When I think in #noestimate terms, I think of showing value for the entire product.

Here’s an example from my work. I write in small chunks. Okay, these blog posts have been massive. Not what I normally do on a daily basis. Because I write in small chunks, I can make progress on several books in the same week. That’s because I only have to finish a few paragraphs and I can be done with that part.

When I develop new workshops, I often start with the simulation(s). Once I know the activities, it’s even easier to design the debriefs and the material. I might take several days to develop a simulation. I call them drafts. I can do a draft in about an hour. The draft has value because I can ask people to review it. It’s a small deliverable.

In general, I timebox my work to finish something valuable in an hour. That’s because I make my deliverable small enough to show value in an hour. That’s the same idea as having a size “one” story. For you, a 1 might be a morning, but it’s probably not an entire day.

Back when I wrote code for a living, I was not good enough to deliver in  hour-long chunks. Maybe if I’d used TDD, I could have. I found estimation helpful. That’s why I worked in inch-pebbles. I could still show value, and it might not be several times a day. It was always at least every other day.

When I was a tester, I was good enough to write very small code chunks to test the product. That’s when I realized I’d been working in too-large chunks as a developer. When I was a manager, I tried to timebox all meetings to 50 or 55 minutes. I didn’t always succeed, but I was successful more often than not. Some meetings, such as one-on-ones, I timeboxed to 20 minutes.

In my work, I want to show value as early and as often as possible.  When I work with teams and managers, that’s part of my work with them.  Not because delivering something in an hour is the goal. It’s because the faster you deliver something, the more value you show. The faster you can get feedback and know if you are on the right track.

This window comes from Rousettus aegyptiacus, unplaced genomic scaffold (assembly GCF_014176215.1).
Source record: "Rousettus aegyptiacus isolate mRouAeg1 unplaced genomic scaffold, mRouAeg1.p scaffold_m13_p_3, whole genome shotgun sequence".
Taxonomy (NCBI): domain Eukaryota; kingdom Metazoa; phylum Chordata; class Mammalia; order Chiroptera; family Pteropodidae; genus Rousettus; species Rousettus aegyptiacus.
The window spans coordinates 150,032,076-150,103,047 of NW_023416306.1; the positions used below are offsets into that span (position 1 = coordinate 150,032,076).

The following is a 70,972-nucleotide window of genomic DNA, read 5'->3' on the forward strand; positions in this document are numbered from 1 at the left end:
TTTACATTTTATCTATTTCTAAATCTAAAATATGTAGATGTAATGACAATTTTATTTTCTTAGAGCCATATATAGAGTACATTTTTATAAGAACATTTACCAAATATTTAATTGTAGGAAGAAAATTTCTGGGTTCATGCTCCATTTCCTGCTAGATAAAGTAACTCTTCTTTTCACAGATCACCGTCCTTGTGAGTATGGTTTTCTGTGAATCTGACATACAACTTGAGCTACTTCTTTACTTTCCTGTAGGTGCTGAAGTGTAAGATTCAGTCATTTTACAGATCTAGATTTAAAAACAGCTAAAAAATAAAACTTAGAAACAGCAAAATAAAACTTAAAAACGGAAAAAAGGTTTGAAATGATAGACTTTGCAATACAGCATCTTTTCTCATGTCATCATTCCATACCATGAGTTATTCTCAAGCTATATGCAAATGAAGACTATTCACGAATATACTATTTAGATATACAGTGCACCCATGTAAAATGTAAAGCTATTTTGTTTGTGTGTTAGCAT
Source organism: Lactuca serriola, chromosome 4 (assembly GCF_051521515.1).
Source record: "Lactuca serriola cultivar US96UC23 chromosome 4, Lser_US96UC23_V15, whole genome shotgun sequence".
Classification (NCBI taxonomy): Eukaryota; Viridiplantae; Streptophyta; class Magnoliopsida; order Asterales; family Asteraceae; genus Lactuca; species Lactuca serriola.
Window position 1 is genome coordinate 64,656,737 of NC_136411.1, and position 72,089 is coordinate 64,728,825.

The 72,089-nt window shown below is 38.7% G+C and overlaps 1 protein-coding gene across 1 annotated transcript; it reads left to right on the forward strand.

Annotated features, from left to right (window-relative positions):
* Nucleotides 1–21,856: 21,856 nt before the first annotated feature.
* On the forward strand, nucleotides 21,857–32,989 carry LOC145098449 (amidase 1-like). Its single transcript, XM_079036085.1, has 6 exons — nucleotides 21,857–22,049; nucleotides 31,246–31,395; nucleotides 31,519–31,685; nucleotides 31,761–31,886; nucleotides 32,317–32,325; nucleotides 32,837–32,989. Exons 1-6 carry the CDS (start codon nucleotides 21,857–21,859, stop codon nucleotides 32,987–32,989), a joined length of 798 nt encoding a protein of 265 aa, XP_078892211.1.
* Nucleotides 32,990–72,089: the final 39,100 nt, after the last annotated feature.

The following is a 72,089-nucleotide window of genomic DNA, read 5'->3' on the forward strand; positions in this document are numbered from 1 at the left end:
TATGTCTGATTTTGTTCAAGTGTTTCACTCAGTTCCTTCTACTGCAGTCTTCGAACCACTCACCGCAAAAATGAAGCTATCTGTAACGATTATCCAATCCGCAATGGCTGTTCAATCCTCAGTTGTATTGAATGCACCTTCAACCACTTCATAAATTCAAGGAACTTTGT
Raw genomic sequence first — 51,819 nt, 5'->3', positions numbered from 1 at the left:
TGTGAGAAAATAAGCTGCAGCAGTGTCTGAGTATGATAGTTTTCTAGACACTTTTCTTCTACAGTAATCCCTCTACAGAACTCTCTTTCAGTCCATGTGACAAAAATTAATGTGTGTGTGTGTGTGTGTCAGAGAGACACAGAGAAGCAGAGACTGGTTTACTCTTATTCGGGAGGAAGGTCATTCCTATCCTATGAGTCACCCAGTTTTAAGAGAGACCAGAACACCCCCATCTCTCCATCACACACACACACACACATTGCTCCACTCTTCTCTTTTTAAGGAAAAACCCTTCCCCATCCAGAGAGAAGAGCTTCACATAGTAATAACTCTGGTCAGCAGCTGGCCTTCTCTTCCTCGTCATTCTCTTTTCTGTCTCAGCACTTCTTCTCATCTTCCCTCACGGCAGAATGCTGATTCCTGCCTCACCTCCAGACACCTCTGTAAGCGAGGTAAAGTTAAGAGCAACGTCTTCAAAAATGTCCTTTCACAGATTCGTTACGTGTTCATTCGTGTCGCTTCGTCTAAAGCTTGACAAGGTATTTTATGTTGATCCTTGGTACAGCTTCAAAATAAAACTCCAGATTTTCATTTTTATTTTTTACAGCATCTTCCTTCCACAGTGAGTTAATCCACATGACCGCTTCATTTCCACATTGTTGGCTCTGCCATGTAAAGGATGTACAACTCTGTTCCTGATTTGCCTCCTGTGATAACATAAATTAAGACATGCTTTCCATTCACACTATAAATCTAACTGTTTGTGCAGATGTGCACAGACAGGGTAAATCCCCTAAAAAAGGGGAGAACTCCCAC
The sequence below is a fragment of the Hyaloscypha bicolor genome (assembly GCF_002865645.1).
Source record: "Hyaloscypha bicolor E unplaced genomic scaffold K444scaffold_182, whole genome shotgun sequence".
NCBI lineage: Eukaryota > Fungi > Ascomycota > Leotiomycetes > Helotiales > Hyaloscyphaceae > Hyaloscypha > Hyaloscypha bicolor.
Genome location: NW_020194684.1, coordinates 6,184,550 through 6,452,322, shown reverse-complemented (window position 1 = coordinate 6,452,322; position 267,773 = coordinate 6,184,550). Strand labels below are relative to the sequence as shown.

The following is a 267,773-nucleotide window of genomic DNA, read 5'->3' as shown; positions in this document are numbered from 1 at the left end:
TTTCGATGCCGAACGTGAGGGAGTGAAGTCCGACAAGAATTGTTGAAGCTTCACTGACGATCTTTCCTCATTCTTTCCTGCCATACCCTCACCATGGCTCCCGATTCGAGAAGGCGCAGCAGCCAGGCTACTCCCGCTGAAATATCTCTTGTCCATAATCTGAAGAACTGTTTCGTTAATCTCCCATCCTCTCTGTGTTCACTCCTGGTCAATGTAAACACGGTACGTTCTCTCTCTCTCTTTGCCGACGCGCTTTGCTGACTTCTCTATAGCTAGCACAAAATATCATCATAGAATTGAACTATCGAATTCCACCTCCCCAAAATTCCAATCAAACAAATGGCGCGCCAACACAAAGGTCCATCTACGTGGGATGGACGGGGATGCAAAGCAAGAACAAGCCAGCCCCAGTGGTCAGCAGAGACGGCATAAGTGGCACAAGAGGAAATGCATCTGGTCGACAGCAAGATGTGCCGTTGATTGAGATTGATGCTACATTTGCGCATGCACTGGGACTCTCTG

I have found it helpful to create an order of magnitude estimate for a project, so we all understand the general size/cost/duration of the project. Then, I start to deliver. Or, if I’m leading the team in some way, the team delivers.

The smaller the deliverable, the more often  you can get feedback and show value. I have seen these benefits from working this way:

  • The project ended earlier than we expected. That’s because we delivered “enough” to satisfy the PO/customer. (I’ve seen this many times, not just a couple of times.) If we had spent more time generating a detailed estimate, we would not have delivered as quickly.
  • We learned enough about the deliverables that we were able to do more discovery (as Ellen Gottesdiener says) as we delivered. We made the whole requirements process continuous and just in time. We did not require hour-long pre-sprint planning meetings. (Okay, that’s only happened twice. I have hope for more experiences like this.)
  • We were able to fix things before they got too large. We’d started in one direction on a feature set, realized we were headed in the wrong direction and replanned what to do and how to do it.

To me, the idea of #noestimates is tied up in small chunks of value.

#Noestimates is not for everyone. Just as detailed estimation is not for everyone. Think about what is right for your context: your team, your project, and yes, your management.

The posts to now:

  • Part 1 talked about targets and order of magnitude estimates.
  • Part 2 discussed when estimates are not that helpful. I did not include bad management in this post. Managers who treat estimates as commitments are not helping anyone.
  • Part 3 is about when estimates are helpful.
  • Part 4, this post, is about #noestimates.

I’ll do a summary post, including a pointer to the original article in part 5.

Categories: Blogs

The Case for and Against Estimates, Part 3

Johanna Rothman - Thu, 06/09/2016 - 22:14

In Part 1, I discussed order-of-magnitude estimates and targets. In part 2, I said how estimates can be misused. In this part, I’ll discuss when estimation is useful. Here are several possibilities:

  • How big is this problem that we are trying to solve?
  • Where are the risks in this problem?
  • Is there something we can do to manage the risk and explain more about what we need to do?
Estimates can be useful when they help people understand the magnitude of the problem.